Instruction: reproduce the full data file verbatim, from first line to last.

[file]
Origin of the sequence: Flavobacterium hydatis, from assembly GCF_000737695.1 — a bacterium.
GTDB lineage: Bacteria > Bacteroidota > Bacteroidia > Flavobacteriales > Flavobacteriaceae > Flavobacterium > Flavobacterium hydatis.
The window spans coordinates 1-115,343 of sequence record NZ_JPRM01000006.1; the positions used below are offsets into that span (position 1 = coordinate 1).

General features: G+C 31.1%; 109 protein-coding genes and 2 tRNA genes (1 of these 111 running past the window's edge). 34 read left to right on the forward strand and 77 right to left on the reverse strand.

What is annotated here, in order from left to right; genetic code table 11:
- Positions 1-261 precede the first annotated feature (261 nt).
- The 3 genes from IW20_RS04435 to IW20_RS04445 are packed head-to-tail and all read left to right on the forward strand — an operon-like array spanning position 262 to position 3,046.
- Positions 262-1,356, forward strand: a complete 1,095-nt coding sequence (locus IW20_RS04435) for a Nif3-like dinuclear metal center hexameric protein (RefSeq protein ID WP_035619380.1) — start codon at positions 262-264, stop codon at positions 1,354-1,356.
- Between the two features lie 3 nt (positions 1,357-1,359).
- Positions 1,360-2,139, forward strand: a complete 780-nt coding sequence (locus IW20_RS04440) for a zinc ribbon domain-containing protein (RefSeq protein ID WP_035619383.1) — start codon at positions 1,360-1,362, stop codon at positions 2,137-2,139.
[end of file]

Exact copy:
Origin of the sequence: Flavobacterium hydatis, from assembly GCF_000737695.1 — a bacterium.
GTDB lineage: Bacteria > Bacteroidota > Bacteroidia > Flavobacteriales > Flavobacteriaceae > Flavobacterium > Flavobacterium hydatis.
The window spans coordinates 1-115,343 of sequence record NZ_JPRM01000006.1; the positions used below are offsets into that span (position 1 = coordinate 1).

General features: G+C 31.1%; 109 protein-coding genes and 2 tRNA genes (1 of these 111 running past the window's edge). 34 read left to right on the forward strand and 77 right to left on the reverse strand.

What is annotated here, in order from left to right; genetic code table 11:
- Positions 1-261 precede the first annotated feature (261 nt).
- The 3 genes from IW20_RS04435 to IW20_RS04445 are packed head-to-tail and all read left to right on the forward strand — an operon-like array spanning position 262 to position 3,046.
- Positions 262-1,356, forward strand: a complete 1,095-nt coding sequence (locus IW20_RS04435) for a Nif3-like dinuclear metal center hexameric protein (RefSeq protein ID WP_035619380.1) — start codon at positions 262-264, stop codon at positions 1,354-1,356.
- Between the two features lie 3 nt (positions 1,357-1,359).
- Positions 1,360-2,139, forward strand: a complete 780-nt coding sequence (locus IW20_RS04440) for a zinc ribbon domain-containing protein (RefSeq protein ID WP_035619383.1) — start codon at positions 1,360-1,362, stop codon at positions 2,137-2,139.